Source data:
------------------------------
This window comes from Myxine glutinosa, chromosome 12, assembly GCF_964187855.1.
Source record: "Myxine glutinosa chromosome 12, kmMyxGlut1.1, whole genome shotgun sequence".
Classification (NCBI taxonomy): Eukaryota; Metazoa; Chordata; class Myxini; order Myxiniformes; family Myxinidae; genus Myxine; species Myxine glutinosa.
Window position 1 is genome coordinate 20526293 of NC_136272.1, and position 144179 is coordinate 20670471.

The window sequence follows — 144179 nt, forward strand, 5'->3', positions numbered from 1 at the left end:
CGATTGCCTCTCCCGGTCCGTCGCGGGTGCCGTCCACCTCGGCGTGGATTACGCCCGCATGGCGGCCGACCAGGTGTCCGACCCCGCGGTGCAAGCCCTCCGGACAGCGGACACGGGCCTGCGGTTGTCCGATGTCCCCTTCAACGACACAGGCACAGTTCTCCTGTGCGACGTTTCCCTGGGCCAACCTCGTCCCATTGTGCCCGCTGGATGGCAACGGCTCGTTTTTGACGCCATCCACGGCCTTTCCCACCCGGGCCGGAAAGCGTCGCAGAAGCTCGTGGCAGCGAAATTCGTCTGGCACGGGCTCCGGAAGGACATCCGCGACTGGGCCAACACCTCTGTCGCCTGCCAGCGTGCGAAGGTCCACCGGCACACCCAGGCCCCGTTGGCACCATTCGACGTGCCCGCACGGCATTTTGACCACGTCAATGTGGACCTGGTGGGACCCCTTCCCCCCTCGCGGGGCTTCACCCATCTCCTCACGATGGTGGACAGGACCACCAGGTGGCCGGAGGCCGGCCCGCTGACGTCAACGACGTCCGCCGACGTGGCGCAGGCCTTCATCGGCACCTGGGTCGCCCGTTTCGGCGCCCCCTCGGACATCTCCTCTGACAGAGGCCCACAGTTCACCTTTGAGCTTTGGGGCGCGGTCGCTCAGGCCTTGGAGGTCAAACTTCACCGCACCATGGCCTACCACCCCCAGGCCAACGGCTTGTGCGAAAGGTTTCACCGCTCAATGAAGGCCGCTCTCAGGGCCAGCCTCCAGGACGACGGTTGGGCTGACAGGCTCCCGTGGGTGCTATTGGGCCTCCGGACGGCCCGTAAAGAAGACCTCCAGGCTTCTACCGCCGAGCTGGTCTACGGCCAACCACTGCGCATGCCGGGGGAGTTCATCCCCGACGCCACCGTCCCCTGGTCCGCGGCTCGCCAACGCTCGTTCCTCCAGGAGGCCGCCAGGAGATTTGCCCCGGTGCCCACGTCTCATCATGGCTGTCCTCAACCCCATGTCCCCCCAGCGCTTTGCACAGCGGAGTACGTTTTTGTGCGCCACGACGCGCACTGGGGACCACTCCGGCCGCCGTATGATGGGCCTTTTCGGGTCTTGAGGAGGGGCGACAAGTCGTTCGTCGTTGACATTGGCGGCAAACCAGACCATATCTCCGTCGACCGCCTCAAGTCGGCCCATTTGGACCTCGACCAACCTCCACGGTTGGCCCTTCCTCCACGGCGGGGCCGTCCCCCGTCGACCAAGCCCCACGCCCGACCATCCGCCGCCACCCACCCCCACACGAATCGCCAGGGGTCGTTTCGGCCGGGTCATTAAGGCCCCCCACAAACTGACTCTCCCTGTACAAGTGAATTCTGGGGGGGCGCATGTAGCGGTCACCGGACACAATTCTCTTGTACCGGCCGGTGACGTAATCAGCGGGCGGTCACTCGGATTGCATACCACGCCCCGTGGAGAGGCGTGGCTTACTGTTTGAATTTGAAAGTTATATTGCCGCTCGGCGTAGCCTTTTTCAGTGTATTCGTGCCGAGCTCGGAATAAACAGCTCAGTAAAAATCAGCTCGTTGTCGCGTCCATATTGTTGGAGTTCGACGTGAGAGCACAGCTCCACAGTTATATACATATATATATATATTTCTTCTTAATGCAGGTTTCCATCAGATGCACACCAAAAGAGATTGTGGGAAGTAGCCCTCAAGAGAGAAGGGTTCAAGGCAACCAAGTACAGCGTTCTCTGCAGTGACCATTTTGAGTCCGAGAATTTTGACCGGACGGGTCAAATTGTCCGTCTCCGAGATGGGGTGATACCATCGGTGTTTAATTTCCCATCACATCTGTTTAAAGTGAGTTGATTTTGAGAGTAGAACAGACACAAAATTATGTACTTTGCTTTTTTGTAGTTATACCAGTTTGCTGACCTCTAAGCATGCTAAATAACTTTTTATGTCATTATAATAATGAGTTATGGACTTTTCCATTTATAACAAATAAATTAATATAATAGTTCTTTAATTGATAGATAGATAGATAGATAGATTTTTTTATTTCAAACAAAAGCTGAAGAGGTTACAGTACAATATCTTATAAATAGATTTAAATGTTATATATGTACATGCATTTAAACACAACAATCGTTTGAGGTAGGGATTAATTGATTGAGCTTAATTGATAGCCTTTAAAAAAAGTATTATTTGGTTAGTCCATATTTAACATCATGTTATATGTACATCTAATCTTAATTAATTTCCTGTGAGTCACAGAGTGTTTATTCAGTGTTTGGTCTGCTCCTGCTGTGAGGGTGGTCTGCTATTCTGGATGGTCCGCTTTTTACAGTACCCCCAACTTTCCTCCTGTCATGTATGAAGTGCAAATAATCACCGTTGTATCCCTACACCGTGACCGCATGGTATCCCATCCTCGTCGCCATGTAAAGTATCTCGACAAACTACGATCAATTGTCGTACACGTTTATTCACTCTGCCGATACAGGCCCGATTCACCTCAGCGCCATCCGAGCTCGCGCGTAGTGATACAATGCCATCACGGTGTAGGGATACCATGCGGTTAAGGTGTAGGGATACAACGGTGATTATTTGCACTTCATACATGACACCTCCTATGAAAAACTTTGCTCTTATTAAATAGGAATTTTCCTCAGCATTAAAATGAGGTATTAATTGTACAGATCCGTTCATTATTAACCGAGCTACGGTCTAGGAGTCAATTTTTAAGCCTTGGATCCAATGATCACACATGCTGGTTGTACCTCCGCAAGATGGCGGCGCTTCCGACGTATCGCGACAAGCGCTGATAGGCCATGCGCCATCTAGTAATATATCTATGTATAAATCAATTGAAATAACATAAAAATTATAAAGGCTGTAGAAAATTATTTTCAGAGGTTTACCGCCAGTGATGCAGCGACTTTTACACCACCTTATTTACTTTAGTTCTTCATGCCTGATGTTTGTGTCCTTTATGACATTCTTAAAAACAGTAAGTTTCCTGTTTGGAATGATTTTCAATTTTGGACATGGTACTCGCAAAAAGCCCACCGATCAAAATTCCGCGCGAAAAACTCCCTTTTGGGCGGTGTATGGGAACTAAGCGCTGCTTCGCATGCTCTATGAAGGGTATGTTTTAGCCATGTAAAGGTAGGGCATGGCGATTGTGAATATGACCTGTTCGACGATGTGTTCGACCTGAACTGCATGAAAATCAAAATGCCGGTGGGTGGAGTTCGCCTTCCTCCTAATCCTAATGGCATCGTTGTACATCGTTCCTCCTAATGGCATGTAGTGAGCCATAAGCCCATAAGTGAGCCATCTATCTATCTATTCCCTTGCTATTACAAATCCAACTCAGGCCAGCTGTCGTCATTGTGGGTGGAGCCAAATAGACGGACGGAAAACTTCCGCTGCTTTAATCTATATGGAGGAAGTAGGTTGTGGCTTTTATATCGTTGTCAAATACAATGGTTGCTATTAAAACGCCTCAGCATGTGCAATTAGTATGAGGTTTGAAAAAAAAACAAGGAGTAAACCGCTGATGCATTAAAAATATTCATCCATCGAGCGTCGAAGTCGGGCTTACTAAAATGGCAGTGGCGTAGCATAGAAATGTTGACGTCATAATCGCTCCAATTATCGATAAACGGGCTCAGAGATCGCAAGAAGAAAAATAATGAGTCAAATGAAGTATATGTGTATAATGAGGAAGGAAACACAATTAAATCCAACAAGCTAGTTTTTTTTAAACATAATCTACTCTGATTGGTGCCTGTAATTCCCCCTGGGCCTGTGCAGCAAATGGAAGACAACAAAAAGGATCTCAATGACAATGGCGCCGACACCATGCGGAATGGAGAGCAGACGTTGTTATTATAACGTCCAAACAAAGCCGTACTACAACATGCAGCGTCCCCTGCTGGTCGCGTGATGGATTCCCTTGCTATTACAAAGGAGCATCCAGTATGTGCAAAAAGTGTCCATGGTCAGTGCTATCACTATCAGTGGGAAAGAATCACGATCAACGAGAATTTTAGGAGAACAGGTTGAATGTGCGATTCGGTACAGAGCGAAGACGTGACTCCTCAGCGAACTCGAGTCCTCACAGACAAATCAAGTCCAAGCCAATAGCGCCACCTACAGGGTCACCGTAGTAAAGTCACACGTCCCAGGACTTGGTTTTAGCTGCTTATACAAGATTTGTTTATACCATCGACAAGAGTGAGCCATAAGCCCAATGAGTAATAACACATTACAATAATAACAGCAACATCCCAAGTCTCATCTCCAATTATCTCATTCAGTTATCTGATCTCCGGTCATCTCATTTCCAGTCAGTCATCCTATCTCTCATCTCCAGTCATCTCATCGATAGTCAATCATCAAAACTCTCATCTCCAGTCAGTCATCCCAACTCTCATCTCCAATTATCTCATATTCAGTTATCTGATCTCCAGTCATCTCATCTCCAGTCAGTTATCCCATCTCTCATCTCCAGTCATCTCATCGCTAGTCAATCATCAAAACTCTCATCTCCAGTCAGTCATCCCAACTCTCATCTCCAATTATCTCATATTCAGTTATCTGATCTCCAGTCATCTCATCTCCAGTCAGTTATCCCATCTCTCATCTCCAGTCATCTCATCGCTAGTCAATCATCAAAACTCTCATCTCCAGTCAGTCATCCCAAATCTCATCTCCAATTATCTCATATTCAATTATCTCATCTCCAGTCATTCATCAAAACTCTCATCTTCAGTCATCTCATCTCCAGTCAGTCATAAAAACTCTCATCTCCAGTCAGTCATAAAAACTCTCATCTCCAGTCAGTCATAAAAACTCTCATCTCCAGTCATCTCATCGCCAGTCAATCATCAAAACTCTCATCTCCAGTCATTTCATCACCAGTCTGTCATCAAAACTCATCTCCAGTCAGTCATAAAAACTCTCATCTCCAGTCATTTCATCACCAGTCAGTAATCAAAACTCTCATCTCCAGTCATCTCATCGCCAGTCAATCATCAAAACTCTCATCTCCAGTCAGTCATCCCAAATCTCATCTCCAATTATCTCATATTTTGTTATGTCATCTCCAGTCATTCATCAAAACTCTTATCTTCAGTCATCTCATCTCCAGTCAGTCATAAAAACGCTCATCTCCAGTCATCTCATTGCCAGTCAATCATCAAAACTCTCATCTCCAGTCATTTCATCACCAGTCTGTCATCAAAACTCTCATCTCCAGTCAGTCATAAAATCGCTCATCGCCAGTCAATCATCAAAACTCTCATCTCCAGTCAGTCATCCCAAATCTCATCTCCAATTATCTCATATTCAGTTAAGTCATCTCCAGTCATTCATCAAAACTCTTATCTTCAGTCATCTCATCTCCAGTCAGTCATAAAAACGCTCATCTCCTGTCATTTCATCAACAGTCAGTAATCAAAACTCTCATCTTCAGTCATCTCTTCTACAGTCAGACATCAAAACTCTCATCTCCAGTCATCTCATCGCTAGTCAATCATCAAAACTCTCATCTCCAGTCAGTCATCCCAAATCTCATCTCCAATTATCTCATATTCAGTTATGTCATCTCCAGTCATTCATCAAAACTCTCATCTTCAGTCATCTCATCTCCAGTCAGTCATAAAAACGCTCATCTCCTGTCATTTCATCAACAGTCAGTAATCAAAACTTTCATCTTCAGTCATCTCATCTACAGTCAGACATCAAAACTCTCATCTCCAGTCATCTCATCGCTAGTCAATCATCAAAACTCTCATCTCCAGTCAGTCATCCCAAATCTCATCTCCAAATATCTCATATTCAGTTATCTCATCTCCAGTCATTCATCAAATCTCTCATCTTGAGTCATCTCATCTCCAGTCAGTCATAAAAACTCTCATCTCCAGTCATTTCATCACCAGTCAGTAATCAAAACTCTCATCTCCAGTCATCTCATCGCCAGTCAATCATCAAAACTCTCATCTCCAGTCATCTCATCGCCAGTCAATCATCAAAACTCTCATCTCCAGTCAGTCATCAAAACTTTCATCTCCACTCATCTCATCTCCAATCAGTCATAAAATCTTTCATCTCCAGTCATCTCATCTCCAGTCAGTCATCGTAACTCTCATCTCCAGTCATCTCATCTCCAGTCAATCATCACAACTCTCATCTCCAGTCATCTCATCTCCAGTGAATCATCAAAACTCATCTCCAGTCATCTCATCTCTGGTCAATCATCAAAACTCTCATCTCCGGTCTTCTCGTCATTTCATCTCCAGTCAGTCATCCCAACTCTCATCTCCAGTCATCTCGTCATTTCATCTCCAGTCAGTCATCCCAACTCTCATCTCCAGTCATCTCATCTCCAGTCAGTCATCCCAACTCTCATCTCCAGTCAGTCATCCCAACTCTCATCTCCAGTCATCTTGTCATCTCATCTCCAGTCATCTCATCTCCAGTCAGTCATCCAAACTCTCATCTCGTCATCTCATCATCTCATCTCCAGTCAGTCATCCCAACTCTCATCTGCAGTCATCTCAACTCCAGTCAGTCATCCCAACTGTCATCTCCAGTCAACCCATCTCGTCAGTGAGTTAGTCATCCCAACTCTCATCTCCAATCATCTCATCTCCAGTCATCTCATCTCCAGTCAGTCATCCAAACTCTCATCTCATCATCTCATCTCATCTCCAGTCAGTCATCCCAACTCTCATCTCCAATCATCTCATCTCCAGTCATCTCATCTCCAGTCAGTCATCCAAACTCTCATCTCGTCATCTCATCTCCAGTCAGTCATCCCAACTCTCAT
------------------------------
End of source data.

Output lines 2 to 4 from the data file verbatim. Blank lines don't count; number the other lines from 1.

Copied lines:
Source record: "Myxine glutinosa chromosome 12, kmMyxGlut1.1, whole genome shotgun sequence".
Classification (NCBI taxonomy): Eukaryota; Metazoa; Chordata; class Myxini; order Myxiniformes; family Myxinidae; genus Myxine; species Myxine glutinosa.
Window position 1 is genome coordinate 20526293 of NC_136272.1, and position 144179 is coordinate 20670471.